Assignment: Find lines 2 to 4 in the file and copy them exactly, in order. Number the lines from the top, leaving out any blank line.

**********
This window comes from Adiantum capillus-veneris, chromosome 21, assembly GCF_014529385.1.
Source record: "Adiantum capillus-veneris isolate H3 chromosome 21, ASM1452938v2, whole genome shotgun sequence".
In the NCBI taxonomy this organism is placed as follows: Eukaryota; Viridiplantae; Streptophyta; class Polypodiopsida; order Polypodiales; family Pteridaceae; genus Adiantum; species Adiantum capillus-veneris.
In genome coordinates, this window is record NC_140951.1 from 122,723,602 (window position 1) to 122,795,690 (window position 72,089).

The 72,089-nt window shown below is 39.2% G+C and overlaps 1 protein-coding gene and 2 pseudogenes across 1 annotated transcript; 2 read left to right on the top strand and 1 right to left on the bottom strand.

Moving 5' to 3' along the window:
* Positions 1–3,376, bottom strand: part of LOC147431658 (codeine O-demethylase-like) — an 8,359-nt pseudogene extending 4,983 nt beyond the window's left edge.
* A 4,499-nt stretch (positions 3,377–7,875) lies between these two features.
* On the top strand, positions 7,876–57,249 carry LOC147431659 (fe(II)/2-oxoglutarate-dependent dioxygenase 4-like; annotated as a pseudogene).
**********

Source record: "Adiantum capillus-veneris isolate H3 chromosome 21, ASM1452938v2, whole genome shotgun sequence".
In the NCBI taxonomy this organism is placed as follows: Eukaryota; Viridiplantae; Streptophyta; class Polypodiopsida; order Polypodiales; family Pteridaceae; genus Adiantum; species Adiantum capillus-veneris.
In genome coordinates, this window is record NC_140951.1 from 122,723,602 (window position 1) to 122,795,690 (window position 72,089).